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Center for Community Planning and Development


In the United States today, contrary to popular belief, living in the suburbs is not synonymous with living the American dream. An unprecedented number of people in the suburbs are living on household incomes of less than $20,000, many on much less. Increasingly, individuals and their families need to rely on services and public benefits to meet their basic needs (Kneebone & Berube, 2013).

Over the past 30 years, poverty in the suburbs has grown due to multiple factors, including job decentralization, shifts in the location of affordable and subsidized housing, and the relocation to the suburbs of lower income immigrants and minorities (Covington, Freeman, & Stoll, 2011; Frey, 2011a). The rate of growth in suburban poverty has been particularly high in the past decade, outpacing growth in both urban and rural areas. During the Great Recession (2007-2009), high rates of unemployment and underemployment and the home foreclosure crisis brought the number of people living in poverty in the suburbs to an all-time high. Today, suburban areas are home to about 40 percent of all poor people in the country, an increase from 25 percent in 1980. Furthermore, in the 100 largest metropolitan areas, more people are living in poverty in the suburbs than in urban areas (Frey, 2011b). Suburbs are now facing a range of challenges traditionally associated with cities, such as high rates of unemployment and underemployment, lower educational attainment, food insecurity, and lack of access to health care. The increase in the suburban poverty rate is straining social service providers and local governments at a time when resources are shrinking (Allard & Roth, 2010).

The Office of the Assistant Secretary for Planning and Evaluation (ASPE) of the U.S. Department of Health and Human Services (HHS) seeks to better understand poverty and service delivery in suburban America, including how the dynamics of suburban poverty may differ from those in rural and urban communities and whether service models may need to be tailored to meet these differences. To that end, ASPE commissioned this framing paper to review and synthesize existing research, analyze the characteristics and service needs of those living in poverty in the suburbs, and identify information and research needed to more fully understand and guide efforts to address suburban poverty.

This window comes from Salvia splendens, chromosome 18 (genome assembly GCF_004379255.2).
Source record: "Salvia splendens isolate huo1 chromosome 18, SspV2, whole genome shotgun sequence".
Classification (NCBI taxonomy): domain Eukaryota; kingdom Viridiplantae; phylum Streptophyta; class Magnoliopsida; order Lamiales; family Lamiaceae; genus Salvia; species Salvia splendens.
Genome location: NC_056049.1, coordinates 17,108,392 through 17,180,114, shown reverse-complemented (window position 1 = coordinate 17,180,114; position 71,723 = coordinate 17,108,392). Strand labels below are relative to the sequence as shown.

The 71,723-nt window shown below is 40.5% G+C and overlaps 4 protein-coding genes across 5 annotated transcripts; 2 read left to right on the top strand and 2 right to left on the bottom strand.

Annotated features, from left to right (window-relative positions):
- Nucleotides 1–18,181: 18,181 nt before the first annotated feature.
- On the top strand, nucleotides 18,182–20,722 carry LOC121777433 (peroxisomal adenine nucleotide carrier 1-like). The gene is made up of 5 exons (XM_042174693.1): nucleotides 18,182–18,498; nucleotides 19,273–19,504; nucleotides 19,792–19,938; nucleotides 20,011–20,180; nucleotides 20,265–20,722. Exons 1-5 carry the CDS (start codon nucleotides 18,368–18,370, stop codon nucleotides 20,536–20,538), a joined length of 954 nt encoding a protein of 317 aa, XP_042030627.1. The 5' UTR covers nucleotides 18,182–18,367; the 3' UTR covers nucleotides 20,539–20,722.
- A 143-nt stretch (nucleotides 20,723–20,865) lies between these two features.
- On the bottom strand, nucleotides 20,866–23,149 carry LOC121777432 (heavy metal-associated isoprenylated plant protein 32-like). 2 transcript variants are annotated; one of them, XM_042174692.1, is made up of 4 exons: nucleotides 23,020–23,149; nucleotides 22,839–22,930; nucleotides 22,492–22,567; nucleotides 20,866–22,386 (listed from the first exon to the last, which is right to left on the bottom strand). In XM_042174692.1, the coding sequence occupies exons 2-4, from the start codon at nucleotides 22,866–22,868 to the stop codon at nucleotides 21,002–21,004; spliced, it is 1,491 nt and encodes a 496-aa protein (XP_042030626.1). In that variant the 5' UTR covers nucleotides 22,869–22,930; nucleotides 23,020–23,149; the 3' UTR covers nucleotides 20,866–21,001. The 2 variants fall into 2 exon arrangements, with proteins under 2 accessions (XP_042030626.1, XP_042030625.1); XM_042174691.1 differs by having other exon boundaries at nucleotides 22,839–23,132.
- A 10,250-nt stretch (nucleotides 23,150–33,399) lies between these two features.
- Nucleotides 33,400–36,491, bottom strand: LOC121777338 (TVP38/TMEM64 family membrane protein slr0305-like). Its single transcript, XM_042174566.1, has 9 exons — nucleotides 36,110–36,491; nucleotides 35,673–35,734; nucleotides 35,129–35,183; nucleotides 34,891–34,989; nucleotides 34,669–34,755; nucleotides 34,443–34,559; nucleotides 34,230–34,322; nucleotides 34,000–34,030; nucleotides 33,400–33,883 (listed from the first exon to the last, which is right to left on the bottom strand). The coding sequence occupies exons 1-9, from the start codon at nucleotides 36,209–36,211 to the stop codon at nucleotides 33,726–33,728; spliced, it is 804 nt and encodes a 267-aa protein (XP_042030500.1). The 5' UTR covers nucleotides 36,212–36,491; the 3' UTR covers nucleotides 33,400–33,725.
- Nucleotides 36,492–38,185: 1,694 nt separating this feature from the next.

To prepare this review, we used three types of information sources: existing literature, both published and unpublished; a select number of key informant interviews; and two sources of extant U.S. Census Bureau household survey data: the Annual Social and Economic Supplement to the Current Population Survey (CPS), which provides an annual count of the number of people living below 100 percent of the federal poverty level from 1959 to 2011, and the 2009-2011 American Community Survey (ACS) Weighted 3-Year Restricted-Use Files, a household survey of a nationally representative sample of individuals. These data provide information about all suburbs, including but not limited to, the 100 largest metropolitan areas (see Appendix 1).

This paper will serve to frame the discussion during the Poverty and Service Delivery in Suburban America Roundtable, to be convened in 2014. The roundtable will bring together researchers, policy

5 experts, practitioners, and federal staff to discuss the issues raised in this paper and gaps in the research, formulate new research questions, consider the implications of the research for service delivery and public benefits, and assess opportunities for HHS and broader federal engagement.